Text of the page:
To repeat our earlier observation, at the time Taxpayers' liquidating distributions of its interests in the partnerships were made, the Code's recapture provisions did not list or define partnership interests as recapture property subject to tax by way of express exceptions to the general non-recognition rule. Likewise, there was no recapture purpose apparent from the language of the recapture provisions of Code Section 336. Neither was there any Code authority extant that would have authorized ignoring or "looking through" the partnerships to conclude, fictitiously, that the corporations were distributing assets then held in partnership solution as distinguished from distributing interests in the partnerships themselves. Federal income tax law is replete with examples of applying the entity theory of partnerships on some occasions while applying the conduit or aggregate theory on others. It suffices that there is no authority for the government's expedient position that use of the conduit theory is authorized and that such use should somehow override the clear language of the Code.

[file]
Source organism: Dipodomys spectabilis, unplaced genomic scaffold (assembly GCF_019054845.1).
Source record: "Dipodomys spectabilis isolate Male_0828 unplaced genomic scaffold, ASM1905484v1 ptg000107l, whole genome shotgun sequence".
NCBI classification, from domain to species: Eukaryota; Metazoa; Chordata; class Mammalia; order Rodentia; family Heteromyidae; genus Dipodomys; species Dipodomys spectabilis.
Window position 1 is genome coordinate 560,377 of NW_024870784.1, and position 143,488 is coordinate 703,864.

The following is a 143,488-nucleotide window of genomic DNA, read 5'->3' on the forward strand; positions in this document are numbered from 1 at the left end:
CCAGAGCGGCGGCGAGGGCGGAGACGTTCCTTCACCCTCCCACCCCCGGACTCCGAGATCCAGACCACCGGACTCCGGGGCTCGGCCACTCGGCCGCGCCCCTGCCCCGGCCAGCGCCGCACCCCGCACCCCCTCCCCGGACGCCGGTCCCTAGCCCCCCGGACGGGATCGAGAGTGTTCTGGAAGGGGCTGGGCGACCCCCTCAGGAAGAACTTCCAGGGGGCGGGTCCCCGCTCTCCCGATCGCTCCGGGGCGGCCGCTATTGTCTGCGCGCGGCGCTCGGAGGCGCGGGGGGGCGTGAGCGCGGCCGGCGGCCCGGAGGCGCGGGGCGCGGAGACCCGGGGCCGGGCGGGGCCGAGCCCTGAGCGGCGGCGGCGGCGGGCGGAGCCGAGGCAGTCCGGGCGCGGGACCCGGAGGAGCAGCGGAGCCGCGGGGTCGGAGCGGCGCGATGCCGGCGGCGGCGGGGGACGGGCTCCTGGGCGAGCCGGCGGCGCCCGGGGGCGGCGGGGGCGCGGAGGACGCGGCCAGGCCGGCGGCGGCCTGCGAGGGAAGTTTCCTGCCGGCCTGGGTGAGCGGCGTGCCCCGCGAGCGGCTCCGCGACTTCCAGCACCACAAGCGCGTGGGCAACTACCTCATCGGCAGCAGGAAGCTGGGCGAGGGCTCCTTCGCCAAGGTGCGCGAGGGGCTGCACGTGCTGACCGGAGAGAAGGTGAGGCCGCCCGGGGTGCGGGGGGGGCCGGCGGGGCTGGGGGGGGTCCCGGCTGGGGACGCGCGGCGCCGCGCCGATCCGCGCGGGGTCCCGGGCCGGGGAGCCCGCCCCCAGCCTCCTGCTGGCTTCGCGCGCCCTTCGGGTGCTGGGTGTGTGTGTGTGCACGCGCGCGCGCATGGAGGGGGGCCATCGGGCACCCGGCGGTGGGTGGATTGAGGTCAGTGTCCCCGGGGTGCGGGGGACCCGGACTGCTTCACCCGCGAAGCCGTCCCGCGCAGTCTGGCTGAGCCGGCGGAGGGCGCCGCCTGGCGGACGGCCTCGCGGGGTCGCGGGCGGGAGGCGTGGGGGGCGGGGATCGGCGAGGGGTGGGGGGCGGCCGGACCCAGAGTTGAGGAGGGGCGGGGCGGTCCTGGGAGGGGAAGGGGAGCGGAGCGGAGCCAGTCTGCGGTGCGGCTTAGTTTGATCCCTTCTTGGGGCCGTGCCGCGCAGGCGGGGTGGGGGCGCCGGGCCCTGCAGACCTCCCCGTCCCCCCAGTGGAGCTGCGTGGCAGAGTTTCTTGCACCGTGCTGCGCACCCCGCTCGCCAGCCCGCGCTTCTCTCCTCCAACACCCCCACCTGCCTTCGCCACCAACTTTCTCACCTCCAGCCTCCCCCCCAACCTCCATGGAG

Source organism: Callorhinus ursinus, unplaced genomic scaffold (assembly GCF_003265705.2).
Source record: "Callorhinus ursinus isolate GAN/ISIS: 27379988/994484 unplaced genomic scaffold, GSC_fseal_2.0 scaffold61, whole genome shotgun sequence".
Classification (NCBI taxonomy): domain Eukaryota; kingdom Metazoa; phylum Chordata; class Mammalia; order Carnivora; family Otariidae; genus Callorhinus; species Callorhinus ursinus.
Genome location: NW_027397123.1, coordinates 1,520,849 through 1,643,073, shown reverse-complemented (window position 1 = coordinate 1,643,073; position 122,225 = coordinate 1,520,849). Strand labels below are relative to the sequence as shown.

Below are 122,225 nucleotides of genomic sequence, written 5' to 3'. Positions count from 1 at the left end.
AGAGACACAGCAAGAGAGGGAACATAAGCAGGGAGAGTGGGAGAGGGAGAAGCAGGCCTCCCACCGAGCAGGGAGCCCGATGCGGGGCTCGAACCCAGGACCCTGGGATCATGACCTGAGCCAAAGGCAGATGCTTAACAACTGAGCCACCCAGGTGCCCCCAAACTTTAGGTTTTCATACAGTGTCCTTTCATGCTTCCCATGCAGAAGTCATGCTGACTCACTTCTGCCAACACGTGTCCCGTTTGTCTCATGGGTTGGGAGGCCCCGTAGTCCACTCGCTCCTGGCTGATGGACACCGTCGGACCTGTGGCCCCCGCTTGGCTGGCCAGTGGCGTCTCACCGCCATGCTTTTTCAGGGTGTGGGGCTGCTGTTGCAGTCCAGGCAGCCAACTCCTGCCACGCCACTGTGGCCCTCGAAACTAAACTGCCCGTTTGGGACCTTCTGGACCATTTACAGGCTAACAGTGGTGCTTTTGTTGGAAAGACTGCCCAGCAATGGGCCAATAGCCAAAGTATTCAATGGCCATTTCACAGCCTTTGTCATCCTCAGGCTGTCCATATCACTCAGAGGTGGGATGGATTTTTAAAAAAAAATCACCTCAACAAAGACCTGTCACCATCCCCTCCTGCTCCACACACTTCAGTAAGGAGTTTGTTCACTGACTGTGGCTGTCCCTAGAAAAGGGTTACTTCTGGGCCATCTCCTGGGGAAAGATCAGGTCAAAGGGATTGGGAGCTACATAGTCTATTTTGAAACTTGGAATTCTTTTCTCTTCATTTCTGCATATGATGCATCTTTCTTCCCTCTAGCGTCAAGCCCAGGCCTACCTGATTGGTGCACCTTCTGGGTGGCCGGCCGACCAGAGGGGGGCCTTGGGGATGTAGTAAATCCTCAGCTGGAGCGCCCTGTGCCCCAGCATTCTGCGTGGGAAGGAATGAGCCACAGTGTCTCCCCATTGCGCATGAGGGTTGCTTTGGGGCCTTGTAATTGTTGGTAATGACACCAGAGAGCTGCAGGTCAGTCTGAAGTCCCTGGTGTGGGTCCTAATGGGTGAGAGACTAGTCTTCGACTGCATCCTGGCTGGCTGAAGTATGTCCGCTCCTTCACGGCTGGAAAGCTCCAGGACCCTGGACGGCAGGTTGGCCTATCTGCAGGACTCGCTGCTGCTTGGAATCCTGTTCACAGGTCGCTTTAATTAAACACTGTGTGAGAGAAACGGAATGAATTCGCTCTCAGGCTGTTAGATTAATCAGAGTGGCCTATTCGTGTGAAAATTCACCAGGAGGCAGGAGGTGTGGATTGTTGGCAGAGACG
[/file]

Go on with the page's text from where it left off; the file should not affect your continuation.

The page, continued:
We find it significant that not until well after Taxpayers' liquidating distributions had been made did Congress enact Code Section 386, specifically requiring a corporation which, after March 31, 1984, distributes an interest in a partnership holding recapture property, to recognize its share of gain attributable to such property. Had the enactment of Code Section 386 been merely a codification of existing law, there would have been no reason for Congress to specify, as it did, that the new provision would only be applied prospectively. Thus, the Code provisions which were applicable when Taxpayers made the 1983 liquidating distributions of interests in partnerships holding recapture property simply do not support the district court's finding that, for tax purposes, Taxpayers were deemed to have distributed property subject to the Code's recapture provisions. If anything, the enactment of Code Section 386 in its 1984 form, and the way it was enacted with prospective applicability only, confirm Taxpayers' contention that before the subject amendment the law was not as urged by the government.